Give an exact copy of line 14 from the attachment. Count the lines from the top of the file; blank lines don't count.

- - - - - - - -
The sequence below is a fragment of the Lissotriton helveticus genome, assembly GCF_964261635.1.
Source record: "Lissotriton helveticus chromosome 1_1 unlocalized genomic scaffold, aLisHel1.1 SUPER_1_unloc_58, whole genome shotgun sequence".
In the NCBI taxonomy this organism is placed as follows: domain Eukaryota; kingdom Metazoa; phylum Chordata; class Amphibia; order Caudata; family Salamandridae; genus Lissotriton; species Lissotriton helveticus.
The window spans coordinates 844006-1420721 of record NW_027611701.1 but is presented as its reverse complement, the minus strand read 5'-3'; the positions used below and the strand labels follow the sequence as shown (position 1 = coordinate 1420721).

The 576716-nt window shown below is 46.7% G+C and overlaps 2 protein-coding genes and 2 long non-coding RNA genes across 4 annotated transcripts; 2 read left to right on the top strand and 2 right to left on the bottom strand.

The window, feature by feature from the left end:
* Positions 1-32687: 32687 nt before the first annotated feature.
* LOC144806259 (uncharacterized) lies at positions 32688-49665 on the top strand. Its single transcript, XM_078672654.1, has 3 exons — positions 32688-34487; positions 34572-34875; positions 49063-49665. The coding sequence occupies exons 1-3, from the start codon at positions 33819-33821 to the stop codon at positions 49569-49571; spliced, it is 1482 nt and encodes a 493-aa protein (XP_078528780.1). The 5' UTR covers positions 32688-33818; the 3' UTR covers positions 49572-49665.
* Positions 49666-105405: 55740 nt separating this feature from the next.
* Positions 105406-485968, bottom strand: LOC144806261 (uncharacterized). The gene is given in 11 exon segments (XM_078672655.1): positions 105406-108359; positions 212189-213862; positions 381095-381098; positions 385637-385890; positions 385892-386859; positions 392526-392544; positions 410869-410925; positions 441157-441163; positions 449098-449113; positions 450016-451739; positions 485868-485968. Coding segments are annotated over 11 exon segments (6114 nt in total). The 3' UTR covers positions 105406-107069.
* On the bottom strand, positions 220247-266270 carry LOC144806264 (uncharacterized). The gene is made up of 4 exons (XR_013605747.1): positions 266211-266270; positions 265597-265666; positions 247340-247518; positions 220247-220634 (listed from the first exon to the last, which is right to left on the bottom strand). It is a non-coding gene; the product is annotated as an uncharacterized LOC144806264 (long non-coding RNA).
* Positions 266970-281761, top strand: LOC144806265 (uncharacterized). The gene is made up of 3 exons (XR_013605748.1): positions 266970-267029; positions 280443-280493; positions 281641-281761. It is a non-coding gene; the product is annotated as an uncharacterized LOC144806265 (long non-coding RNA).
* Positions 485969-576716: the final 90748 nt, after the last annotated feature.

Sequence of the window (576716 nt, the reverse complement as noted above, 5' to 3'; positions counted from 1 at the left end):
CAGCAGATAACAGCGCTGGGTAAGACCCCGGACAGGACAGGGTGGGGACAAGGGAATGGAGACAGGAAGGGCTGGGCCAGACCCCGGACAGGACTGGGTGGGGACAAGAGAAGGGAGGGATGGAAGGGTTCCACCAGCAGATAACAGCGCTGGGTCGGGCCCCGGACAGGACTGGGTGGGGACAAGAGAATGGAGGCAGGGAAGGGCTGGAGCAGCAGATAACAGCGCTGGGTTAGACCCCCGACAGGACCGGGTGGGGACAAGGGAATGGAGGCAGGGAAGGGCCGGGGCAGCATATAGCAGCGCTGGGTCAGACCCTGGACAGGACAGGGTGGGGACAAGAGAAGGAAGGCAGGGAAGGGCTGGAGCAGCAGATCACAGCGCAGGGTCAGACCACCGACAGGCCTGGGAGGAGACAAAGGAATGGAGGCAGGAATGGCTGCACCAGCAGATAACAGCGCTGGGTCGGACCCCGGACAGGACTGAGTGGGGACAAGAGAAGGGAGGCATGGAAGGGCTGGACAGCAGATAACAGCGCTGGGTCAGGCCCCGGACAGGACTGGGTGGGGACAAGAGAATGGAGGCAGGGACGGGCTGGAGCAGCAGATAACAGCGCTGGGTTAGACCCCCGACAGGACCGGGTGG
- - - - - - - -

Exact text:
Sequence of the window (576716 nt, the reverse complement as noted above, 5' to 3'; positions counted from 1 at the left end):